Another name for schistosomiasis is snail fever since the disease is spread mostly by freshwater snails infected with a parasitic flatworm known as Schistosoma. Other parasitic infections that are transmitted by freshwater snail species are fascioliasis, fasciolopsiasis, and paragonimiasis.
Triatominae, also known as the assassin bug, is the primary factor of the deadly Chagas disease (or American trypanosomiasis). According to the WHO report, about 6-7 million people are suffering from this disease worldwide. In some cases, a bite from the triatominae bug can induce anaphylactic shock.
The disease is caused by Trypanosoma cruzi, a species of parasitic protozoa. Triatominae bug is found mainly in the Americas, though a few species are also present in Europe, Asia, Africa, and Australia.
5. Tsetse Fly
A tsetse fly from Burkina Faso | Image Courtesy: International Atomic Energy Agency
Tsetse fly, also known as tik-tik, is a family of large, blood-feeding files that are endemic to tropical Africa. They are the principal vector of trypanosomes parasites that cause trypanosomiasis disease, also known as sleeping sickness in humans.
The infection enters the human tissue after a tsetse bite. From there, the infection makes its way into the lymphatic system and then the bloodstream. It eventually evades the blood-brain barrier and enters the central nervous system. Symptoms include fevers, headaches, sleeping trouble, and confusion. The disease is usually fatal if left untreated for long.
In 2010, the number of deaths caused by African trypanosomiasis disease was about 9,000.
One of the deadliest viruses on earth, the rabies virus, took more than 17,000 lives in 2015, and about 95 percent of those deaths were in Asia and Africa. The disease can cause partial paralysis, anxiety, paranoia, and hallucinations. Victims may also develop hydrophobia or fear of water.
Though rabies can be transmitted in humans by several animals infected with the virus, including bats and monkeys, the largest cause of the disease are dogs. Their bites cause about 99 percent of rabies cases (except the U.S).
Black mamba | Image Courtesy: Tim Vickers
There are about 700 venomous snake species in the world. The black mamba, Africa’s most feared snake, can make a person unconscious within 45 minutes of a bite. The signs of severe envenomation, such as metallic taste, blurred vision, and shortness of breath, become apparent within the first 10 minutes.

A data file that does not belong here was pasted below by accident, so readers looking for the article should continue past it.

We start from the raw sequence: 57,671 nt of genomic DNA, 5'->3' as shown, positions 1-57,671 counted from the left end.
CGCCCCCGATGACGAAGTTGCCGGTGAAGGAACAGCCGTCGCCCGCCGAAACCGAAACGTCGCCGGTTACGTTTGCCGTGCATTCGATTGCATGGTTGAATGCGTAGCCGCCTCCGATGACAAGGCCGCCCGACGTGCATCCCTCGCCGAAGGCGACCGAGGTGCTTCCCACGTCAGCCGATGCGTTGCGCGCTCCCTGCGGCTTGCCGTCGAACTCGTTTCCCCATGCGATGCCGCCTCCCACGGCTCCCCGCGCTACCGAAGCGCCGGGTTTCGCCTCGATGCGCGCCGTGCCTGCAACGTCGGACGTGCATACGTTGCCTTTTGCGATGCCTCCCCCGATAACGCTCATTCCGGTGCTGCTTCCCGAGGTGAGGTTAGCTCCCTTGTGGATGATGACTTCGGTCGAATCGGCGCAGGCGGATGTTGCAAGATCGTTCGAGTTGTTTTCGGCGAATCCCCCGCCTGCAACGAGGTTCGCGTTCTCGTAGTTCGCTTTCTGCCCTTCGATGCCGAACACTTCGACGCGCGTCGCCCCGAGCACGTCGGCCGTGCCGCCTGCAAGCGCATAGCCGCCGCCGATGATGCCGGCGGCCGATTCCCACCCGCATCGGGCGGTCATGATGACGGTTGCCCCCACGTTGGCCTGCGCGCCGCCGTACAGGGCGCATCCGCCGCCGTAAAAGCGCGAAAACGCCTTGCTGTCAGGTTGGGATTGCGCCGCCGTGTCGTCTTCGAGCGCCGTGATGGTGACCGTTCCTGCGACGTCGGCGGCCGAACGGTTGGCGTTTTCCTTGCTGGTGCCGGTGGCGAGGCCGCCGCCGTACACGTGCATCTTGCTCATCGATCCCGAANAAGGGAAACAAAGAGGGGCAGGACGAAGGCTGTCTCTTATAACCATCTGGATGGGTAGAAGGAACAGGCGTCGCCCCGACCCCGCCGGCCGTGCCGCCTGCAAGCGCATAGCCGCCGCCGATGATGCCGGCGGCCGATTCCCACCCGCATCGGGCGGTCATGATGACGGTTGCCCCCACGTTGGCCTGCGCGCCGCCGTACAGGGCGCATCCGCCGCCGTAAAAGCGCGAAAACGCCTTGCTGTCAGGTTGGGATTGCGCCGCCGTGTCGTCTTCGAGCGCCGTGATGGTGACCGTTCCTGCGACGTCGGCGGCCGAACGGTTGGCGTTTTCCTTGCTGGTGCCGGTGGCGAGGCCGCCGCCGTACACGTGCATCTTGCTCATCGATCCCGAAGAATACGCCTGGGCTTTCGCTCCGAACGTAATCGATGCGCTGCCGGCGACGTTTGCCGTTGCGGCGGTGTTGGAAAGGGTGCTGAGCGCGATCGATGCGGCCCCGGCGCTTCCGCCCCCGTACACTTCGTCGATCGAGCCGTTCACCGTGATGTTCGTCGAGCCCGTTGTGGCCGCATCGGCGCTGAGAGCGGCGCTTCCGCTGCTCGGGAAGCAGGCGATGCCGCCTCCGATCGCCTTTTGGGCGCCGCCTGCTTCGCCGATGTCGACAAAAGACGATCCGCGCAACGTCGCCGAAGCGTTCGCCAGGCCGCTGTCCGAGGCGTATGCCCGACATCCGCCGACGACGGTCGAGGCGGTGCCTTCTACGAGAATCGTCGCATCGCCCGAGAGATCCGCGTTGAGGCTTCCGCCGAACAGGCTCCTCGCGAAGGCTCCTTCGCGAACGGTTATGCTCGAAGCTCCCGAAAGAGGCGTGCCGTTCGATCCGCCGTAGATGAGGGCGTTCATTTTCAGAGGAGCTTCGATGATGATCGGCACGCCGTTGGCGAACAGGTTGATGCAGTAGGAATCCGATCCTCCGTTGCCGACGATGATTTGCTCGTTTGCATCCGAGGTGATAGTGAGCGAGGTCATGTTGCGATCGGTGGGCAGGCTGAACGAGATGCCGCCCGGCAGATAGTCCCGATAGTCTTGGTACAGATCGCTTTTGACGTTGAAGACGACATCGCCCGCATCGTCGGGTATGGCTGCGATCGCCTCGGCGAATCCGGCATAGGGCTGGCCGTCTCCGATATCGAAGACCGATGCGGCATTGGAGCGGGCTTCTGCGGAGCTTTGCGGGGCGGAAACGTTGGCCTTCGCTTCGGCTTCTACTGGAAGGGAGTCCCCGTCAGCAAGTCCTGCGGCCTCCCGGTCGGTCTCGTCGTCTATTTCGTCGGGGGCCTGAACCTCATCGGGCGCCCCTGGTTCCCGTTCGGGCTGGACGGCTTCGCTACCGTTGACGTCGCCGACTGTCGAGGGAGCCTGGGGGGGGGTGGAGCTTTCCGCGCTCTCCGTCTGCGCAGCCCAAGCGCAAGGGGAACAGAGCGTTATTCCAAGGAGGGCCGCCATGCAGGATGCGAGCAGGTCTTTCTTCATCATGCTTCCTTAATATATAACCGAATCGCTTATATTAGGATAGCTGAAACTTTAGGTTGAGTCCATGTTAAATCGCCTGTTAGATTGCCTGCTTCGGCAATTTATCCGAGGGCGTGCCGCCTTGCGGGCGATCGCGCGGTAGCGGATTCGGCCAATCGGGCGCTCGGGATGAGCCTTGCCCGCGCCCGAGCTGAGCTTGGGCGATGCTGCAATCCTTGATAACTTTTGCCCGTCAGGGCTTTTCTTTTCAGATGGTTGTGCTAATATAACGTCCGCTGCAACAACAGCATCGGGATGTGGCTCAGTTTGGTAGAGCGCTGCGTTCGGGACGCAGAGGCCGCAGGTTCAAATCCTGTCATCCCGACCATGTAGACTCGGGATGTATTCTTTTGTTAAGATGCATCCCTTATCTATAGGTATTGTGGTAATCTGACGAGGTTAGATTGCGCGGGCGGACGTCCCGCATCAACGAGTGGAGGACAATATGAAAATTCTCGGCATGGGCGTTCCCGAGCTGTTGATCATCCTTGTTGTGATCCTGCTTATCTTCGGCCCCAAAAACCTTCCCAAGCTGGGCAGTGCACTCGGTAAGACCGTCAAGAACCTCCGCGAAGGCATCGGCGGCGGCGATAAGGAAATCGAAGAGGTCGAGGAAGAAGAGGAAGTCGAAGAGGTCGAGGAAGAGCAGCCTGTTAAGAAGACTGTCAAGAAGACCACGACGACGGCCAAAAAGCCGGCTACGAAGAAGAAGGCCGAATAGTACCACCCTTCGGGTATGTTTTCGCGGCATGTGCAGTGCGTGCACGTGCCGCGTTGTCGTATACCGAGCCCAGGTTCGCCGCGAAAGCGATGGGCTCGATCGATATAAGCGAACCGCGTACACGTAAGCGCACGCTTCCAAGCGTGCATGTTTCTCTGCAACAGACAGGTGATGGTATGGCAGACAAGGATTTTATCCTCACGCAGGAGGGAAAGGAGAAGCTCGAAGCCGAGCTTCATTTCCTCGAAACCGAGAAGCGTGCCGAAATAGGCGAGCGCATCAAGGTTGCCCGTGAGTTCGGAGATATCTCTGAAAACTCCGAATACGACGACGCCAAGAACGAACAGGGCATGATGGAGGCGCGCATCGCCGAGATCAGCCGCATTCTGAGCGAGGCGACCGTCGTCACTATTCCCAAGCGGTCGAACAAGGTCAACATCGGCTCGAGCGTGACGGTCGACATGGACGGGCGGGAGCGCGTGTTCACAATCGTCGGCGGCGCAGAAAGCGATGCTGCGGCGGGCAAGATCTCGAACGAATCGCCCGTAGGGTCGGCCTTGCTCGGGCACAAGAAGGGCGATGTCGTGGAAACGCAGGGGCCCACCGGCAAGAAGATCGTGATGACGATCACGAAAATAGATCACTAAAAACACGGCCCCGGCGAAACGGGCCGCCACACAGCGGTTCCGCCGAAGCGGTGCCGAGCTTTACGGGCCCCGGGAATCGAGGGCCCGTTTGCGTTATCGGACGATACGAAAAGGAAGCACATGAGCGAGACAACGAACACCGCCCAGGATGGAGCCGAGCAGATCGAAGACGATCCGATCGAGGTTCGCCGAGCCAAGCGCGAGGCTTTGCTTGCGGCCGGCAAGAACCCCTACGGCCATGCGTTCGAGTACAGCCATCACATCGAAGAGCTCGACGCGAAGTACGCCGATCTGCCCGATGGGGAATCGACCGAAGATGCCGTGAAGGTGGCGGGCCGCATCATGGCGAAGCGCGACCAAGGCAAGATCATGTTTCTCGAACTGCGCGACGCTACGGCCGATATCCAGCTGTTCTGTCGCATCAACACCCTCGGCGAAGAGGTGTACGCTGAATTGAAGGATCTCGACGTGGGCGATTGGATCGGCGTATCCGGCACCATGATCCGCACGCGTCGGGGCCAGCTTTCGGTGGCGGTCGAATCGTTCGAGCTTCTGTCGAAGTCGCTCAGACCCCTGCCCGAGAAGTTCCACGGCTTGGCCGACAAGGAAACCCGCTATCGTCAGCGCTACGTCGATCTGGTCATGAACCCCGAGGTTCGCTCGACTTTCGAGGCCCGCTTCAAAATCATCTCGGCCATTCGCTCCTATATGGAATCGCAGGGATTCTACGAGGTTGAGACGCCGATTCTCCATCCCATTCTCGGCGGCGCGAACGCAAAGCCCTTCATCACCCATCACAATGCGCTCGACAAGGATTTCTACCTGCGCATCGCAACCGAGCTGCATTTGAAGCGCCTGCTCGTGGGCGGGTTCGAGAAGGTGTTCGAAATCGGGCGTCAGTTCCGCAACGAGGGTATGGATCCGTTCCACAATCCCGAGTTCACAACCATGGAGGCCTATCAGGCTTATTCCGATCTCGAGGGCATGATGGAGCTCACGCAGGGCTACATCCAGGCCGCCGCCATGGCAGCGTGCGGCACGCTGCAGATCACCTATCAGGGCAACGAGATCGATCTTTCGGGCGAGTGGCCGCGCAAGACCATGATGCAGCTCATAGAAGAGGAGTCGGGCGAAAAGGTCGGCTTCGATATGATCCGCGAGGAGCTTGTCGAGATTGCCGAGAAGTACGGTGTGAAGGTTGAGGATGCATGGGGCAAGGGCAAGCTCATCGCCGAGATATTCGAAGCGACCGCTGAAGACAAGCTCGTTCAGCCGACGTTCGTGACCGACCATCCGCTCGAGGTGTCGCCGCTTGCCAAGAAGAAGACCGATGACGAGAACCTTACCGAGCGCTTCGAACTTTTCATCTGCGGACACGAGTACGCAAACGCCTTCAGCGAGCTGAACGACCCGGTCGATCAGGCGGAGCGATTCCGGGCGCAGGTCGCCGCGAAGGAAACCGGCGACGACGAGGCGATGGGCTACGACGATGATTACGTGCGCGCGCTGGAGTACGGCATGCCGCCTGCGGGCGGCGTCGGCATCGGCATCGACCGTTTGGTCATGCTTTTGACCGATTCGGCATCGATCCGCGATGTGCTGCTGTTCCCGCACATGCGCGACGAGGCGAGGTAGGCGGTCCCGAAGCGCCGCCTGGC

In the case of the coastal taipan (one of Australia’s deadliest snake species), on the other hand, death can occur 3-6 hours after a bite. However, it could be as early as half-an-hour in severe envenomation.
According to the World Health Organization, about 80,000 to 137,000 people die each year because of snake bites around the world.
Humans are the most intelligent and advanced animal species on earth. Our ability to utilize tools more efficiently than any other animal has helped us overcome countless challenges in the past. And sure, we will continue to do that in the future. These unique abilities, however, have enhanced our capability to inflict more damage against other animals as well as fellow humans.
According to an estimation, the total number of deaths from war alone could be more than 150 million. The oldest known instance of inter-group violence took place about 10,000 years ago. As per the United Nations Office on Drugs and Crime, about 437,000 cases of homicides were registered in 2012.
Aedes aegypti | Image Courtesy: Muhammad Mahdi Karim
Despite their minute size, mosquitos are equipped with means to kill humans and other animals alike. Mosquito species are lethal due to their disease-transmitting ability.
According to the WHO report, about 405,000 people died of malaria in 2018-2019. That’s just one of the many life-threatening vector-borne diseases caused by mosquitoes. Dengue, another deadly infectious disease, takes close to 40,000 lives every year.
Mosquitoes from genus Aedes, Culex, and Anopheles are largely responsible for diseases like Chikungunya, encephalitis, West Nile virus that collectively kills about 725,000 people every year worldwide.